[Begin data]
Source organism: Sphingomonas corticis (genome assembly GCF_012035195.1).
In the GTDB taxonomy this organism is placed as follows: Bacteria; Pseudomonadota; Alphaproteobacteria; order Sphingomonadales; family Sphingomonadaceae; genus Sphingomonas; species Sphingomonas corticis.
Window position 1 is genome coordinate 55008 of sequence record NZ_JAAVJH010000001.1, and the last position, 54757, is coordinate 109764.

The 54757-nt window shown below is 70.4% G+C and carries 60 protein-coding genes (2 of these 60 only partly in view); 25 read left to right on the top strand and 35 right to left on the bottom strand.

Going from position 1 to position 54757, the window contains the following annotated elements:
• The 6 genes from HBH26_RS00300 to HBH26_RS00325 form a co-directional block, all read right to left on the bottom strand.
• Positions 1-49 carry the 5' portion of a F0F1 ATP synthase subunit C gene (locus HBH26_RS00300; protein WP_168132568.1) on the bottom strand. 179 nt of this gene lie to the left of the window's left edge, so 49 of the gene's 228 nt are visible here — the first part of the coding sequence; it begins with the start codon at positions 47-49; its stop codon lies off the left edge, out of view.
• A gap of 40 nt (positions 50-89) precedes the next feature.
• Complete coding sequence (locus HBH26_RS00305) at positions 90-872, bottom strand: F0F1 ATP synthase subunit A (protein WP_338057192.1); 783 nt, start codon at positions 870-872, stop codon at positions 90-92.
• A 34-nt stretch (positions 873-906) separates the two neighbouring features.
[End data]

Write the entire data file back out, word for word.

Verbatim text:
Source organism: Sphingomonas corticis (genome assembly GCF_012035195.1).
In the GTDB taxonomy this organism is placed as follows: Bacteria; Pseudomonadota; Alphaproteobacteria; order Sphingomonadales; family Sphingomonadaceae; genus Sphingomonas; species Sphingomonas corticis.
Window position 1 is genome coordinate 55008 of sequence record NZ_JAAVJH010000001.1, and the last position, 54757, is coordinate 109764.

The 54757-nt window shown below is 70.4% G+C and carries 60 protein-coding genes (2 of these 60 only partly in view); 25 read left to right on the top strand and 35 right to left on the bottom strand.

Going from position 1 to position 54757, the window contains the following annotated elements:
• The 6 genes from HBH26_RS00300 to HBH26_RS00325 form a co-directional block, all read right to left on the bottom strand.
• Positions 1-49 carry the 5' portion of a F0F1 ATP synthase subunit C gene (locus HBH26_RS00300; protein WP_168132568.1) on the bottom strand. 179 nt of this gene lie to the left of the window's left edge, so 49 of the gene's 228 nt are visible here — the first part of the coding sequence; it begins with the start codon at positions 47-49; its stop codon lies off the left edge, out of view.
• A gap of 40 nt (positions 50-89) precedes the next feature.
• Complete coding sequence (locus HBH26_RS00305) at positions 90-872, bottom strand: F0F1 ATP synthase subunit A (protein WP_338057192.1); 783 nt, start codon at positions 870-872, stop codon at positions 90-92.
• A 34-nt stretch (positions 873-906) separates the two neighbouring features.